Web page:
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Old 07-10-2019, 01:40 AM   #1
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Blue Ox Deflection

On my FC25FBT being towed by a F150 with a Swaypro Blue Ox Iím having to crank the chains with 1000lb bars farther than it seems like I should to avoid the front of the truck raising. The CAT scale says this is reasonably distributed and the truck/trailer is dead level so Iím pretty sure this is the right setting. Tongue weight is pretty close to 1000lbs.

Should I move to 1500 lb bars or is this amount of deflection okay? I know that will make it rougher but how much?

The F150 XLT has 1,850 in payload capacity and Bilstein shocks.
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Old 07-10-2019, 04:24 AM   #2
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Follow Ford’s instructions for applying a WDH in the vehicles users manual.
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Old 07-10-2019, 05:38 AM   #3
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Welcome Aboard....👍

Getting the front axle fully 'restored' is not the ultimate goal.
Getting the rig to handle correctly is.
What to do now? Fully loaded for Camping...loosen the bars until you feel a negative effect and then re-tighten 'til it's gone.


Go to the CAT scales to get your baseline. And work from that setting.
I tweek the bars whenever required, according to load and conditions.

There is no rule set in stone, it's how your rig responds to different loads and conditions.

Sweet Streams...

Bob
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Old 07-10-2019, 07:08 AM   #4
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If I remember the Ford spreadsheet that I have at home, with the F150 you want a 50% correction. That means if the tongue weight raises the front fenders 1" you want to used the WD bars to lower it back to only a half inch of rise.


Also - if you install the bars while the trailer jack is lifting the front of the trailer and back of the truck up you won't have to do much cranking at all to install the bars. Then lower it all back down and you're good to go.
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Old 07-10-2019, 08:35 AM   #5
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Your picture looks pretty much the same as my rig, i.e., a 2019 F150 echo, and a 27 ft FC FB with the blue ox hitch. My rig seems to handle well, with the trucks anti sway turned off.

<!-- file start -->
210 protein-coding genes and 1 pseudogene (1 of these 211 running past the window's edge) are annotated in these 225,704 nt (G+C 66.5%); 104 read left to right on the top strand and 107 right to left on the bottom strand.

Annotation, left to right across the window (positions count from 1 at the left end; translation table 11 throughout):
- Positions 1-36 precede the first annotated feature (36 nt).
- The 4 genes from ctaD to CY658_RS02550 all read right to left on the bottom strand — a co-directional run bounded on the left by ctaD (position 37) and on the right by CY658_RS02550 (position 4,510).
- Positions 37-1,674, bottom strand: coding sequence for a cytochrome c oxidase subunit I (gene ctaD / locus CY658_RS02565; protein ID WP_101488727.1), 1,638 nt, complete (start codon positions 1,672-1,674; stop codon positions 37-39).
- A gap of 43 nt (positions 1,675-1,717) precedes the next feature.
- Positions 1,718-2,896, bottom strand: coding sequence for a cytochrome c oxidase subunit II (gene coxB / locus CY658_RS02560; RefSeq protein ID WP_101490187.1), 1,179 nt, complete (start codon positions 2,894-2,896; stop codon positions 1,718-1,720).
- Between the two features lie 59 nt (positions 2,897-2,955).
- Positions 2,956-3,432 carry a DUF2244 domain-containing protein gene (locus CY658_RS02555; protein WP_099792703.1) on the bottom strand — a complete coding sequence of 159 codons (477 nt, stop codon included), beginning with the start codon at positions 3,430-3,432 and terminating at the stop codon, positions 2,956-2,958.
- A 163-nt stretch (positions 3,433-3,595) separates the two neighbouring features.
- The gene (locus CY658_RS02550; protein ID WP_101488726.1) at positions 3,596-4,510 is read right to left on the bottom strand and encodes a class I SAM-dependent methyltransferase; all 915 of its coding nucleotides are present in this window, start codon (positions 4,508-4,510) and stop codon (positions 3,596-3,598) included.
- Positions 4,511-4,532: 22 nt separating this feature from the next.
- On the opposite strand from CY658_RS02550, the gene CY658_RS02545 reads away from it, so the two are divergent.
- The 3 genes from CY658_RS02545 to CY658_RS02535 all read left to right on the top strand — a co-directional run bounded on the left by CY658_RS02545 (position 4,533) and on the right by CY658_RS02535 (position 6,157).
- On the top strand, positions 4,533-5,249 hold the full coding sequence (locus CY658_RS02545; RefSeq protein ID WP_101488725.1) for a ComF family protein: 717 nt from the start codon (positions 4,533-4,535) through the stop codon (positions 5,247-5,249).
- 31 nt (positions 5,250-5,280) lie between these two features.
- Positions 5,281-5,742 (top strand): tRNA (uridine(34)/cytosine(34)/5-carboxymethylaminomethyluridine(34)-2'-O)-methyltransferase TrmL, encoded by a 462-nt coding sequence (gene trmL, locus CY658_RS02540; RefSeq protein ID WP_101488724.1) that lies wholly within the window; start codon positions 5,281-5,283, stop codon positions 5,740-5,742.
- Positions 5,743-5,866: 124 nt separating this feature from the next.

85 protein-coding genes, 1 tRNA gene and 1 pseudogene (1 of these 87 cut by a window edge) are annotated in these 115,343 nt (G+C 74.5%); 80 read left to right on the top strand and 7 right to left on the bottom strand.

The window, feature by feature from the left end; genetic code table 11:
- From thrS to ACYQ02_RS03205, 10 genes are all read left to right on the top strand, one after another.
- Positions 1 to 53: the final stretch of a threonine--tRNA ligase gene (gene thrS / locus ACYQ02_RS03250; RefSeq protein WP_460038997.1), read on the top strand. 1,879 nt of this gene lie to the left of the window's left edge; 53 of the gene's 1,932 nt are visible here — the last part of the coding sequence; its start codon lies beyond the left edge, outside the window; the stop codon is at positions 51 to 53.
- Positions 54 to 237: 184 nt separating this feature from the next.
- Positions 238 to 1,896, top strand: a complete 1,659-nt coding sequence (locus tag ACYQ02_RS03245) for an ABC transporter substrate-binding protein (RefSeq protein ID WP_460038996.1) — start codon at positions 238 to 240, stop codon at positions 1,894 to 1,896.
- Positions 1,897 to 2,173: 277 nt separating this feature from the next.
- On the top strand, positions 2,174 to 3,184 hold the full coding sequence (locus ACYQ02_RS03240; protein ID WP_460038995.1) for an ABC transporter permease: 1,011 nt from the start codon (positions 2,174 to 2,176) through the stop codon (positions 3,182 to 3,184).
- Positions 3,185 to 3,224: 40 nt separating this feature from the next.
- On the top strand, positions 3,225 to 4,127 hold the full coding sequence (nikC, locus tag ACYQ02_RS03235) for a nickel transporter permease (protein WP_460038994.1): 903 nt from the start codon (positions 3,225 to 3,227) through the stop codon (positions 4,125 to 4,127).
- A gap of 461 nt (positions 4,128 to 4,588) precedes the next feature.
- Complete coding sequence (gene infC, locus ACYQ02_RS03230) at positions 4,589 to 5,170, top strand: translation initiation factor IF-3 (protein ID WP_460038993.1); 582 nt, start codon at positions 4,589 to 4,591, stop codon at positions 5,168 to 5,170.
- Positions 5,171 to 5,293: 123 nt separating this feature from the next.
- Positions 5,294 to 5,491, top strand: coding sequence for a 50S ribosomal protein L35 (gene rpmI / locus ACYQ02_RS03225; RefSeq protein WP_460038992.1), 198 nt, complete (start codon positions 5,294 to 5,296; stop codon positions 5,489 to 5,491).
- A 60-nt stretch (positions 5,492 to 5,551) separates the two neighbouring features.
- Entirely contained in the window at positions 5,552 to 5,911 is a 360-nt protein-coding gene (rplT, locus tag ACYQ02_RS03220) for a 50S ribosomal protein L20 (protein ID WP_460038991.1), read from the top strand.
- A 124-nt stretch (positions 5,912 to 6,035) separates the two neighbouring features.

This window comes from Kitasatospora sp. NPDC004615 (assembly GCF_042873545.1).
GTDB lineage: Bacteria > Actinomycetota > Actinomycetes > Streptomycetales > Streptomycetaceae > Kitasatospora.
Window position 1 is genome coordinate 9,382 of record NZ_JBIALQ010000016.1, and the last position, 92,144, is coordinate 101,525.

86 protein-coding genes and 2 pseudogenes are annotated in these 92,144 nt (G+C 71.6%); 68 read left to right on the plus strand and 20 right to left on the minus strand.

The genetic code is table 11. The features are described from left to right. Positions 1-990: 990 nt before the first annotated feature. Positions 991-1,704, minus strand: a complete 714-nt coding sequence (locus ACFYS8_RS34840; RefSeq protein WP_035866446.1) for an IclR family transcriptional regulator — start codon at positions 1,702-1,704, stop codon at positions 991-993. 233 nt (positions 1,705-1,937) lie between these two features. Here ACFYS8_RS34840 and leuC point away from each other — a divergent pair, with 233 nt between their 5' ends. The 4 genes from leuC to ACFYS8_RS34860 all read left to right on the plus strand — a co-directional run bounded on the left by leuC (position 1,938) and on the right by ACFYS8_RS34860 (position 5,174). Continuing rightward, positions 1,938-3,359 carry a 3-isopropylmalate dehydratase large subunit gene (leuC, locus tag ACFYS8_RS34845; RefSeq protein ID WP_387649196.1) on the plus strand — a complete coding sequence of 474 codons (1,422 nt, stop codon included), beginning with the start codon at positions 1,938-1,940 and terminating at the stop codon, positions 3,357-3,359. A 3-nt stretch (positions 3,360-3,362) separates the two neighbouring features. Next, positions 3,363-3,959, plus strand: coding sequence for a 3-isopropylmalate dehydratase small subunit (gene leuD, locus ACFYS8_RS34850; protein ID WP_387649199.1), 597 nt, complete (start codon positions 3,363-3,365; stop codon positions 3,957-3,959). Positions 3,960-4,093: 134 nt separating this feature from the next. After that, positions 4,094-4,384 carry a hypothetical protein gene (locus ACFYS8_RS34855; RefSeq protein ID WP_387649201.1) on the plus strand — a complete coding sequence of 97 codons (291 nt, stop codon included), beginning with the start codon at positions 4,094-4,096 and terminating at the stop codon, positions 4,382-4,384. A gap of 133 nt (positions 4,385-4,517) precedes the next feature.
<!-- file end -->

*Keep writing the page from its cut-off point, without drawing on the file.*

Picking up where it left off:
It does look like your rotating latch cold be moved forward a bit so your chains are verticle when they are latched, as Blue Ox suggests.

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Old 07-10-2019, 08:37 AM   #6
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I doubt the 'spreadsheet' allows for all loading and condition variables, better to tune to your own specific requirements.
It's not all that complicated, it will become second nature with experience.👍

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Old 07-10-2019, 09:40 AM   #7
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The deflection looks to be about right. The BOSP recommendation is a minimum of 2" of bend. The issue with getting enough weight distribution is that the BO spring bars are flexible. They can have difficulty moving the required weight. If your scale measurements say you have achieved that, then no need for heavier rated bars. The 1500s are a big jump in capacity and should be avoided if you don't really need them.

Often quoted is 2.5 links visible. That's usually the eighth link from the u-bolt in the rotator jaws, which looks like what you have. Certainly a good place to start your tune.

Posts above are helpful as you are looking for best stability. The 25 is going to have the potential to be heavy in the tongue. So that is going to be part of your rig lash tune.

The BOSP does not have independent weight transfer and sway control adjustment, so if you are dealing with heavy wind, you may need a slightly different setting than if you are towing on a quiet day. Wind off the quarter on the nose or high wind off the back is more interesting. Test your settings under different conditions and establish best for your rig. The same is true if you are light in the TV bed like when traveling to storage or on a short trip.

If you are new to towing a travel trailer and have not developed a sensitivity for evaluating stability, it will take some time to feel subtle differences. Take your time. Make small changes. After adjusting a bit, then weigh the rig again to verify the axles are within specification and the rig is balanced. Fine tuning will always be accomplished with gear load out positioning. Less weight behind the rear axle of trailer and tow vehicle helps. Weight low helps. Between 10% and 15% on the tongue is the expected range for stability. Do not forget to get your tire pressure right for your loading.